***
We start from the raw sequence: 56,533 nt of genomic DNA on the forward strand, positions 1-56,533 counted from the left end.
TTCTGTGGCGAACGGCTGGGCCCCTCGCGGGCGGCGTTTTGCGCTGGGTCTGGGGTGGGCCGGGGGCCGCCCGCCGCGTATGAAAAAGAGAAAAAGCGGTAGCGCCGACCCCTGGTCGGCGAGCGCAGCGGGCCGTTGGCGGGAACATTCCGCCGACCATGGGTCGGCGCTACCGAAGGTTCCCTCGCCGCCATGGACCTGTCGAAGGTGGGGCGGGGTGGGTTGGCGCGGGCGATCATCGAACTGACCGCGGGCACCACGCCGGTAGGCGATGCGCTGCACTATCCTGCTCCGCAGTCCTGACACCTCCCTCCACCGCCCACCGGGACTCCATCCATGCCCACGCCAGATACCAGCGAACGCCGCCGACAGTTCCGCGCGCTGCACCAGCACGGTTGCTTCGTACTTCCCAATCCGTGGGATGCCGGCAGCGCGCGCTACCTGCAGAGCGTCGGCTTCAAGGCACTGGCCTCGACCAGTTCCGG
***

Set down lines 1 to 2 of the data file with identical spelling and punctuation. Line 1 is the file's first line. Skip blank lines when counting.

We start from the raw sequence: 56,533 nt of genomic DNA on the forward strand, positions 1-56,533 counted from the left end.
TTCTGTGGCGAACGGCTGGGCCCCTCGCGGGCGGCGTTTTGCGCTGGGTCTGGGGTGGGCCGGGGGCCGCCCGCCGCGTATGAAAAAGAGAAAAAGCGGTAGCGCCGACCCCTGGTCGGCGAGCGCAGCGGGCCGTTGGCGGGAACATTCCGCCGACCATGGGTCGGCGCTACCGAAGGTTCCCTCGCCGCCATGGACCTGTCGAAGGTGGGGCGGGGTGGGTTGGCGCGGGCGATCATCGAACTGACCGCGGGCACCACGCCGGTAGGCGATGCGCTGCACTATCCTGCTCCGCAGTCCTGACACCTCCCTCCACCGCCCACCGGGACTCCATCCATGCCCACGCCAGATACCAGCGAACGCCGCCGACAGTTCCGCGCGCTGCACCAGCACGGTTGCTTCGTACTTCCCAATCCGTGGGATGCCGGCAGCGCGCGCTACCTGCAGAGCGTCGGCTTCAAGGCACTGGCCTCGACCAGTTCCGG